“I remember when you were first taken away. You were in bad shape,” Cindy said. She talked about the disgusting conditions of the room I was kept in, how my mom’s neglect was hard to witness.
“I don’t know why she had me,” I said, shaking my head.
“You know, believe it or not, she loved you,” she said. “It wasn’t her, it was the drugs that made her do those things.” Then, Cindy dropped a bomb.
“After you got taken away, I remember her coming to me and begging me to tell her where you were. She wanted to find you. I just didn’t know where you were, so I couldn’t help her.”
“So she tried to get me back?” I asked.
“Yes, she did.”
Sitting at the diner, in front of a crowded restaurant, I broke down in tears. My mom hadn't been lying.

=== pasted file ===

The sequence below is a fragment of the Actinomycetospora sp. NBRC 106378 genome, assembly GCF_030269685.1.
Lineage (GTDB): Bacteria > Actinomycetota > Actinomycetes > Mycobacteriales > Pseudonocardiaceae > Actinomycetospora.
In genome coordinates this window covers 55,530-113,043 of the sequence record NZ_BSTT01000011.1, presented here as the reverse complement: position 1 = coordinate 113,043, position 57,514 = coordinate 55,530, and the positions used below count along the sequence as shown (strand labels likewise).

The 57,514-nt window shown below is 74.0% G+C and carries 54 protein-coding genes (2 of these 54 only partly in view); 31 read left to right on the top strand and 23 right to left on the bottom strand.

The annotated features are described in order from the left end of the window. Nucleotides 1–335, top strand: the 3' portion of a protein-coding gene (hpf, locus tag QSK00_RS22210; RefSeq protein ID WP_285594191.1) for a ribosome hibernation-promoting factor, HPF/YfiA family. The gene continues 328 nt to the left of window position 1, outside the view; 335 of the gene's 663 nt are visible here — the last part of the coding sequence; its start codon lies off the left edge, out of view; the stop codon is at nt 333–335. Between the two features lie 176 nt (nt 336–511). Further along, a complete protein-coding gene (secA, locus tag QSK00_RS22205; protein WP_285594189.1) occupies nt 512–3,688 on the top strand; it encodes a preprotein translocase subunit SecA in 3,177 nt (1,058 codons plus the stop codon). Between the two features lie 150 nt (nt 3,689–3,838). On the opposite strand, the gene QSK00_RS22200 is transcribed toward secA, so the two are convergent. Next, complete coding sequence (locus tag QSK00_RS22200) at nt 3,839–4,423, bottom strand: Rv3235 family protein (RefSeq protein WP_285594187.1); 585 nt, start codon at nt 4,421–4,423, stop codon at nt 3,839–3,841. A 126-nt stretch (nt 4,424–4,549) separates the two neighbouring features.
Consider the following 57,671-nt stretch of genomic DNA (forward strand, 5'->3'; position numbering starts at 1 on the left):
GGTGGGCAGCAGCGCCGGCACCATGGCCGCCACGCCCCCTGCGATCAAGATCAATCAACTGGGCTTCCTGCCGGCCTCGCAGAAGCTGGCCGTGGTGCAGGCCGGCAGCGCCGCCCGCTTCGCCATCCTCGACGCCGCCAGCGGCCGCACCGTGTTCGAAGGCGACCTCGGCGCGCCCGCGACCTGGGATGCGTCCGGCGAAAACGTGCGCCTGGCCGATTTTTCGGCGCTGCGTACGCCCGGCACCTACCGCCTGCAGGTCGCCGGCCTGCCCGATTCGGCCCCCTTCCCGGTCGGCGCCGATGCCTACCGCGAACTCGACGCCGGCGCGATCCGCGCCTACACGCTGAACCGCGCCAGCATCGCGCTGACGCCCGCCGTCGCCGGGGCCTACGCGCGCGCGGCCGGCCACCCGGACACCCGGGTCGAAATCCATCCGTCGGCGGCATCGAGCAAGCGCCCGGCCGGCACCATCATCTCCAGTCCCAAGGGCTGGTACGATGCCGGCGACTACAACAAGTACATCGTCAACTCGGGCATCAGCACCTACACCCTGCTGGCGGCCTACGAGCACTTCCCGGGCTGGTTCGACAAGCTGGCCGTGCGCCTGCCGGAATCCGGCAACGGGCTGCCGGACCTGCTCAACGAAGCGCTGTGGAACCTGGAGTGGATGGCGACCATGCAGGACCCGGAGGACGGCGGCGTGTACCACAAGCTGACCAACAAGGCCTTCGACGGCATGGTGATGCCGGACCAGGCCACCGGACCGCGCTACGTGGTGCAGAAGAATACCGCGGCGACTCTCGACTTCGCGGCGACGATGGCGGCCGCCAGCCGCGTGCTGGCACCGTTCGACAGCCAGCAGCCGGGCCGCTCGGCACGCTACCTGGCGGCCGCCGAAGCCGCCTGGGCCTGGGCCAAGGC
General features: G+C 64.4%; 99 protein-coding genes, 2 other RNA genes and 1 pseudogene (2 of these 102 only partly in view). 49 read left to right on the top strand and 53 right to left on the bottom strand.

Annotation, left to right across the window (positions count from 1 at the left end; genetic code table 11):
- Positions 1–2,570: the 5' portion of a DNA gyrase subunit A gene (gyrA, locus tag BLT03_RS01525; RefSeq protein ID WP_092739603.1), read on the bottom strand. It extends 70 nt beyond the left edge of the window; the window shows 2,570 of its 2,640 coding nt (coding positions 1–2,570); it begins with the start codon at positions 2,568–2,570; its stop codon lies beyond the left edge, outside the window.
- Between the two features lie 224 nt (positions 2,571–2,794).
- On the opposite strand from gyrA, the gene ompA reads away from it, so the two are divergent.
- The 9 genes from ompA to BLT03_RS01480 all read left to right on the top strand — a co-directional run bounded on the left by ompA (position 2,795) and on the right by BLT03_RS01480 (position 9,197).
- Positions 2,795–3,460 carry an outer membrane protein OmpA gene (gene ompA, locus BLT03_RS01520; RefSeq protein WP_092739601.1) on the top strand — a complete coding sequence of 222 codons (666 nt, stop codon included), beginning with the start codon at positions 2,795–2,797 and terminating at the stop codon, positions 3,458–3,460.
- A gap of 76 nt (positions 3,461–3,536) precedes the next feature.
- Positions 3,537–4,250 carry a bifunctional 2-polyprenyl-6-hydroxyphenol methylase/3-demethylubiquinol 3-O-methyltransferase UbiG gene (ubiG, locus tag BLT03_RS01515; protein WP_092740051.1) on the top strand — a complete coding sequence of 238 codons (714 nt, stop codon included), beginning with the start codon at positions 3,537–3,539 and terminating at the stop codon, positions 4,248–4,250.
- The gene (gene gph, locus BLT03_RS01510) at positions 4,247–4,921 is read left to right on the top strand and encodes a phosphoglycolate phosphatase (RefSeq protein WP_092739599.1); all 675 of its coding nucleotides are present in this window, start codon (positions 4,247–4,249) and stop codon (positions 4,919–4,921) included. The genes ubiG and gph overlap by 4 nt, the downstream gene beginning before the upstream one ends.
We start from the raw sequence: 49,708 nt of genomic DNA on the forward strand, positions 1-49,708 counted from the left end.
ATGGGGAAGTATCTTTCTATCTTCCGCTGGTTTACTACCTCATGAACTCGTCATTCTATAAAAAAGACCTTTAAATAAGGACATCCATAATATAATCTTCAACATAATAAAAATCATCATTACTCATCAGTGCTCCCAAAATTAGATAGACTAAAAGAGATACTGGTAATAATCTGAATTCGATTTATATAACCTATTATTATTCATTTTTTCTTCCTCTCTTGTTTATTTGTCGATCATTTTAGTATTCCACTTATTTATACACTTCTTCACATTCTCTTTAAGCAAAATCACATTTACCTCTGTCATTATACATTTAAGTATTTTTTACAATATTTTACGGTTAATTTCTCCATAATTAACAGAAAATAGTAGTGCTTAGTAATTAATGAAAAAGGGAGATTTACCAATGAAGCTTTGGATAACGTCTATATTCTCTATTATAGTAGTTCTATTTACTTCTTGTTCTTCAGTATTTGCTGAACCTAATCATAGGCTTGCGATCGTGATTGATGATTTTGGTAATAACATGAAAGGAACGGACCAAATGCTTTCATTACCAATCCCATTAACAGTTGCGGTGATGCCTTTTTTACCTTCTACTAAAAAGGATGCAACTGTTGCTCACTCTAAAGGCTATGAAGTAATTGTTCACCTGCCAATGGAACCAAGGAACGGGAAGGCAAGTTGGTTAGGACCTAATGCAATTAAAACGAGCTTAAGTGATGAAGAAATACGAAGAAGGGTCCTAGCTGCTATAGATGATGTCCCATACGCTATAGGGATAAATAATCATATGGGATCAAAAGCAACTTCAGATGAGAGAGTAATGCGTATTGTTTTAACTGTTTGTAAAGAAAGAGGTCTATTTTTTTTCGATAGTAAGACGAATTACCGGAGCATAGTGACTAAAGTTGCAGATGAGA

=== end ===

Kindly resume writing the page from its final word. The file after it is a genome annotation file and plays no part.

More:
Again, that sense of calm flooded me. It was as if my mom were there, wrapping her arms around me.
A day later, I said goodbye to my dad, my beautiful new grandma and all my wonderful new relatives who welcomed me, my husband and our children into their lives as if we’d always belonged. Heart filled, I headed home to embark on the next stage of my life, not only knowing my father and his family, but also, the truth about my mother.
This Father’s Day will be the first in my life when I actually have a dad, a man I'm still getting to know. Along with sending him what I hope will be one of many annual gifts, I’ll also be thinking of my mom, who, in death, helped pull a few strings so I could have a second chance at being loved.